Originally Posted by Cineman /t/324714/a-few-words-about-the-man-who-knew-too-much-in-blu-ray/300#post_4009070
Interestingly, Hitchcock's approach to Que Sera Sera in TMWKTM defied a certain convention found in many otherwise non-musical Hollywood movies that happen to feature a character singing a song; no orchestra accompaniment creeps into the sequence where she and her son sing it in the hotel room. How many times previously did we get movies where a character sings a lullabye or a love song to another character and suddenly the orchestra accompaniment creeps in out of nowhere? Not in TMWKTM. In fact, that convention had become so widely accepted by the time TMWKTM was released I wonder if some audience members felt uncomfortable about the absence of it in that hotel room sequence and in some weird way accounts for their immediate resistance to it, as though this more appropriately private sing-along moment had occurred in public at the table next to yours.
So by the absence of that convention, Hitchcock is, I believe, adamantly arguing against this sequence or this movie that is so dependent on music (and not just songs sung by Doris Day) being taken as anything like the conventional "musical theater" musical you were talking about, not even a Cabaret or music biography version of one.
I agree 100%. I don't find anything "musical" (in the genre definition of the word) about either appearance of the song in the film. But the bottom line is a lot of people have issues with the song and its appearance in the film, for whatever reason, and they have every right. I'm not one of them, thank goodness, so I can enjoy the film completely.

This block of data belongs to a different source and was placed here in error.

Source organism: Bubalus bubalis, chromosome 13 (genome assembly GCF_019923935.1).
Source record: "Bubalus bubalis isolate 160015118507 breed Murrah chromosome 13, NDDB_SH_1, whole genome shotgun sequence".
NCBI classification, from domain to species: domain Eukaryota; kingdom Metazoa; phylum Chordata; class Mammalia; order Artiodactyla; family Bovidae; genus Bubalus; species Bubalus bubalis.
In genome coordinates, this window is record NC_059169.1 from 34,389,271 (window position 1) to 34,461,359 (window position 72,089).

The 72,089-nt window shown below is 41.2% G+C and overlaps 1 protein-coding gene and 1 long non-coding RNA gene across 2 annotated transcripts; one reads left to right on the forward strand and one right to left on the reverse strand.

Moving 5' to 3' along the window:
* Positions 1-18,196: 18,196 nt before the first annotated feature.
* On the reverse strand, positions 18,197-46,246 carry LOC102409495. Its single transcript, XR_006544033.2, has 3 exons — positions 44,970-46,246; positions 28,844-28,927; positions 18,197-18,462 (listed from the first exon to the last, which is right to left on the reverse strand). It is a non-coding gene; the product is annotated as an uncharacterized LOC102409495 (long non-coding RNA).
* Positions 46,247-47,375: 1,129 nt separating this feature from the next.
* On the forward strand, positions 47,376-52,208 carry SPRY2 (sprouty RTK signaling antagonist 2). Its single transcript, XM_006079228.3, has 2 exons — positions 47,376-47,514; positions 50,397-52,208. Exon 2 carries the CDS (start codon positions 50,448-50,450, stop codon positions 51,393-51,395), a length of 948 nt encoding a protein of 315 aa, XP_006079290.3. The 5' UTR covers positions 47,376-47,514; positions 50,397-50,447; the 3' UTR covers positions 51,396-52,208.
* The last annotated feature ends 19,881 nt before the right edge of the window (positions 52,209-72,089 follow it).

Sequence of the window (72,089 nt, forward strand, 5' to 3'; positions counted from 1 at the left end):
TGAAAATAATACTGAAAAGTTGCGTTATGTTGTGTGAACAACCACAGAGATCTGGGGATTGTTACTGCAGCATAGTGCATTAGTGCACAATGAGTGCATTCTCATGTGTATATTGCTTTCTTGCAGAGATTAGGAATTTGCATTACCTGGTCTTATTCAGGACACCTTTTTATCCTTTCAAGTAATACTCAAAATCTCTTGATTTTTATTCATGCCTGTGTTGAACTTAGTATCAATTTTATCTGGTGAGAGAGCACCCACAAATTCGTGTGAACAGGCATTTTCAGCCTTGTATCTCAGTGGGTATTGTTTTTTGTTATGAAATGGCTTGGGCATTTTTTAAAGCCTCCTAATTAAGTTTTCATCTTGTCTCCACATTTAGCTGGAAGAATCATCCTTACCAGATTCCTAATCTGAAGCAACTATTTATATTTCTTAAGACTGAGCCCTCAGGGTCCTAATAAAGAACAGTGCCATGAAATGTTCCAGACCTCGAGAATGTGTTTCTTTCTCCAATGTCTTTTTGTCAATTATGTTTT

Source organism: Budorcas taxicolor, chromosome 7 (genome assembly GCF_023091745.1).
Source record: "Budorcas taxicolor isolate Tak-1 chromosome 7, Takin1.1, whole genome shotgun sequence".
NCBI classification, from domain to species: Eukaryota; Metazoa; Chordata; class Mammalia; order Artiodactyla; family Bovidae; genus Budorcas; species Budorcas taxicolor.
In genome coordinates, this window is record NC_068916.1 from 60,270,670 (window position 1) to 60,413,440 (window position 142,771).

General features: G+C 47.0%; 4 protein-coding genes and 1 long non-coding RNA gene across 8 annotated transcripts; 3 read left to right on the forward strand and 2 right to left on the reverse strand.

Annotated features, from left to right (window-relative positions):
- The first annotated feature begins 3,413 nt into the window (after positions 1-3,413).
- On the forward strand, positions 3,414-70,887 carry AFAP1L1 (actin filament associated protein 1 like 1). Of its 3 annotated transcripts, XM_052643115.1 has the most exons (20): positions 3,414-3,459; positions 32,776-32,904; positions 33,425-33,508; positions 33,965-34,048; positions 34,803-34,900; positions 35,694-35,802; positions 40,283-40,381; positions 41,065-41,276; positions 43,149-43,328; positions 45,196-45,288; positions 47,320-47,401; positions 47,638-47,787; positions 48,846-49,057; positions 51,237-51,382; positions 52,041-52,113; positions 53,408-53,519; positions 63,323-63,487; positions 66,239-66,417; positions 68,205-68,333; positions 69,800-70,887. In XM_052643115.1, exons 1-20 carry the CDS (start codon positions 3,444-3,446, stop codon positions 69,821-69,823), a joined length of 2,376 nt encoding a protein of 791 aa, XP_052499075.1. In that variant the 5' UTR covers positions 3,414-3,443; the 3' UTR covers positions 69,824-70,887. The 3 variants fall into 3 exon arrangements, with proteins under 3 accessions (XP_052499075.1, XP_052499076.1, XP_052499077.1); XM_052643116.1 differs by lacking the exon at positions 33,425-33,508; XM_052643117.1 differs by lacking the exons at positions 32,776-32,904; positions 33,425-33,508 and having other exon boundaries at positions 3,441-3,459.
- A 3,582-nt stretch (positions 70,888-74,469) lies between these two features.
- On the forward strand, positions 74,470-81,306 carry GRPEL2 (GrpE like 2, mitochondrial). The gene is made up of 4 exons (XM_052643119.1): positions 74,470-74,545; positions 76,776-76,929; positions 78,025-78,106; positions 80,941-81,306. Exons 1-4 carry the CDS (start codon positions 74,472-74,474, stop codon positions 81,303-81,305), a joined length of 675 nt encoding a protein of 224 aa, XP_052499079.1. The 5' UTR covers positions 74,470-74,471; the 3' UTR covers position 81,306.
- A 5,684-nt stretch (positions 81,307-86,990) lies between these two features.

I think when Paramount dictated a song or two he absolutely made certain it would be essential to the plot and not just pause the action. Much like he did in Rear Window
with the song, "Lisa." That song is played as much if not more in RW
than "Que Sera Sera" is in TMWKTM.
But it's not there just to get a Best Song nomination. It serves a plot point:
stopping Miss Lonelyhearts momentarily from taking the pills, and more importantly, stopping Lisa from escaping Thorwald's apartment in time before he returns, resulting in him attacking her. And of course, it brings resolution to the MIss Lonelyhearts storyline at the end of the film.